Historian Juliane Wetzel’s office is on the ninth floor of the Technische Universität, Berlin’s Institute of Technology, in a glass skyscraper overlooking Ernst-Reuter Platz. The room is bright and full of books. Right in front of one of the dangerously leaning stacks of books, Ms. Wetzel tells us about the research she has conducted with the “Zentrum für Antisemitismusforschung”, the Research Centre on Anti-Semitism.
The Centre is the crown jewel of the university and Ms. Wetzel is one of its most respected researchers. For about a decade, she has been part of the independent experts group on anti-Semitism of the Bundestag, Germany’s federal parliament, and since 2015 she has been a board member of the “Kreuzberg Initiative gegen Antisemitismus” (KIgA), the Kreuzberg Initiative against Anti-Semitism. Founded in 2003, it was one of the first initiatives of German civil society that developed methods to tackle anti-Semitism through education in Germany’s increasingly multicultural society. According to Wetzel, upbringing and education are the only tools that can effectively protect society from anti-Semitism and racism of any kind.
“It is crucial to develop educational models, both for school and out-of-school programmes, that is tailored to world of youth. This, no doubt, is the key against anti-Semitism.” Practical, frank and blunt, she is not afraid to say that teachers are part of the problem: “Even though Holocaust education is now a research topic and many of us are working on it, not every teacher keeps up to date, and not all of them are well prepared. We need to reach them, to train them, and sometimes to radically change the way they teach.”
It is hard to analyze what is considered a growth of anti-Semitism in Germany, even though it is not supported by data – nor are the fears of the Jewish community. “According to a recent study, 78% of the members of German communities are afraid of the presence of Muslims. However, the increase in cases of anti-Semitism cannot be linked to the growth of the Islamic community. Almost 90% of anti-Semitic attacks come from the far right, but public opinion blames them on the new immigrants to feel they have a ‘clear conscience’ and avoid facing the problem at the root.”
Wetzel also explains another rarely mentioned, but fundamental aspect that is worth remembering: “Anti-Semitism has nothing to do with real people. It relates to imagined identities and fears, not to reality. It is not even linked to the Shoah anymore; the so-called ‘new anti-Semitism” is much more closely connected with the events in the Middle East.”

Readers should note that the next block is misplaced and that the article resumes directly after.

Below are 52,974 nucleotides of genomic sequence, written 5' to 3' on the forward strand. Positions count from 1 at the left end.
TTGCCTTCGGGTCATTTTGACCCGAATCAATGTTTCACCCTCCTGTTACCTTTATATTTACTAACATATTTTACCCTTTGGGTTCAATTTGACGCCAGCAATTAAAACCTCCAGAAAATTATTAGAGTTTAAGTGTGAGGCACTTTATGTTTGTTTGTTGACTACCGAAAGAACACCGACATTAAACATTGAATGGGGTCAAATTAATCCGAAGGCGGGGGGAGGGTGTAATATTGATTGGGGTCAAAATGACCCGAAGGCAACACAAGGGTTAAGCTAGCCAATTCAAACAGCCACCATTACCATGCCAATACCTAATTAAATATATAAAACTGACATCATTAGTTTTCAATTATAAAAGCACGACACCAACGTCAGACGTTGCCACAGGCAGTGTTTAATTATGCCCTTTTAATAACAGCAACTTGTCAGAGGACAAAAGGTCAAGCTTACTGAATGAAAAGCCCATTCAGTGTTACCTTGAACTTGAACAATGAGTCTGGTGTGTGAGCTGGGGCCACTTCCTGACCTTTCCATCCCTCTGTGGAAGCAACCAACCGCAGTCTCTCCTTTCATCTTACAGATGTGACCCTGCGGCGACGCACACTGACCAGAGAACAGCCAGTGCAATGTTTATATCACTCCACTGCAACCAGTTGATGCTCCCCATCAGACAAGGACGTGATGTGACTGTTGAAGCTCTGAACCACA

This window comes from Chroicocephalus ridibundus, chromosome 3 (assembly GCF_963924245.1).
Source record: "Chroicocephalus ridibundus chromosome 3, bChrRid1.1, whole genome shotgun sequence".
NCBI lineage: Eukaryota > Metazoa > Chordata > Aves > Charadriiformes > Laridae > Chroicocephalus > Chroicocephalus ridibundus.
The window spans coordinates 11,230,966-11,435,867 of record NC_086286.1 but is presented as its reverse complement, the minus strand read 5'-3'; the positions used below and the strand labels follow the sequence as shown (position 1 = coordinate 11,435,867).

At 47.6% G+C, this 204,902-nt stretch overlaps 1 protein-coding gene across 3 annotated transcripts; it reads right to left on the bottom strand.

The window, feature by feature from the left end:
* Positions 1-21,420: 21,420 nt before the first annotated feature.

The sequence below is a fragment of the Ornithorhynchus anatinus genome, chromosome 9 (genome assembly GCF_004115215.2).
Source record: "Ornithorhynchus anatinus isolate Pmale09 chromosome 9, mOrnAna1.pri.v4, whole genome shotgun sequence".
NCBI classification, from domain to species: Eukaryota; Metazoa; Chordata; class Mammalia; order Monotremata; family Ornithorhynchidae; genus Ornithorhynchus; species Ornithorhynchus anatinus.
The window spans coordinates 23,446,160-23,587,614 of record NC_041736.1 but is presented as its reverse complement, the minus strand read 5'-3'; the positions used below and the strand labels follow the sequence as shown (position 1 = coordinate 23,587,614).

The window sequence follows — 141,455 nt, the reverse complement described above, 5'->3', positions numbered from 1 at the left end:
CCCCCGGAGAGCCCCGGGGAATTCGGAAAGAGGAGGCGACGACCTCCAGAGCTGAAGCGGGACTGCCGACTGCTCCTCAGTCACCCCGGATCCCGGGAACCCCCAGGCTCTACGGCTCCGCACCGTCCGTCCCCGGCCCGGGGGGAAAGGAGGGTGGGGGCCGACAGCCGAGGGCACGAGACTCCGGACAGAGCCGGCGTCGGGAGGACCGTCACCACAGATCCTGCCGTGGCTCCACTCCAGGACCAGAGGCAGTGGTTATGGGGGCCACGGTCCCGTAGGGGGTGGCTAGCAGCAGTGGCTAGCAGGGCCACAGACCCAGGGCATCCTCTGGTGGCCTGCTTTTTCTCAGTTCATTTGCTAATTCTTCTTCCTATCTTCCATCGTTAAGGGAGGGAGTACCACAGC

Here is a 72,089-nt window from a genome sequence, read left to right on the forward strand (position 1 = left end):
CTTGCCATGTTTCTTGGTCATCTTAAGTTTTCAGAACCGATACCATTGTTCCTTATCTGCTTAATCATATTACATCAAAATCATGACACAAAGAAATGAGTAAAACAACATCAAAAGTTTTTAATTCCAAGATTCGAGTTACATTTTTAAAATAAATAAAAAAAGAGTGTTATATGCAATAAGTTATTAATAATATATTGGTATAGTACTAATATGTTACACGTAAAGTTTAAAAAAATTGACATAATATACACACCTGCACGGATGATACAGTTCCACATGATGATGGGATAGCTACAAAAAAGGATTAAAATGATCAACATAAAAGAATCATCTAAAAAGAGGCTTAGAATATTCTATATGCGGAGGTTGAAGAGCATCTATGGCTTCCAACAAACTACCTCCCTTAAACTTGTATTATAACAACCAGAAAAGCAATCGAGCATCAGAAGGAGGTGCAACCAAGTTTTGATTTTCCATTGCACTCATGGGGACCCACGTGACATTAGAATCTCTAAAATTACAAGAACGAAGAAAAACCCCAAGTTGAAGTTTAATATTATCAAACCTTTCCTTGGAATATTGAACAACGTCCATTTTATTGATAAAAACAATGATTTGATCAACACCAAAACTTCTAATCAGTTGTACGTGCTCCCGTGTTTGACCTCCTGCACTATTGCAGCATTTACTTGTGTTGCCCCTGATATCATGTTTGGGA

Juliane Wetzel is also a delegate of the International Holocaust Remembrance Alliance, the organisation that brings together 31 countries through the Stockholm Declaration in the fight against anti-Semitism. For IHRA she has recently co-edited a book with Steven Katz called Refugee Policies from 1933 until Today: Challenges and Responsibilities. The book was inspired by the many discussions on the ongoing refugee crisis, which persuaded IHRA delegates that they cannot keep silent about the fate of so many fleeing people. It followed a conference held in Rome in February 2017 and co-organised by the Catholic Church. The volume, edited by experts of the history of the Shoah and focusing on legal issues and human rights, is meant to be a consideration of the past that aims to concretely inform today’s politics in a positive, rational and ethically responsible way.
It is addressed to the organisations and governments that are currently being faced with the issue, highlighting which past policies succeeded and which failed. “The past reminds us of what happens when xenophobia, racial hate and anti-Semitism spread out uncontrolled in society and governments succumb to national far-right movements. Hate and prejudice undermine the democratic political order and are fostered by indifference. It was true in the 30s and 40s – and still is today.”
Translated by Federica Alabiso, student at the Advanced School for Interpreters and Translators of Trieste University, intern at the newspaper office of the Union of the Italian Jewish Communities.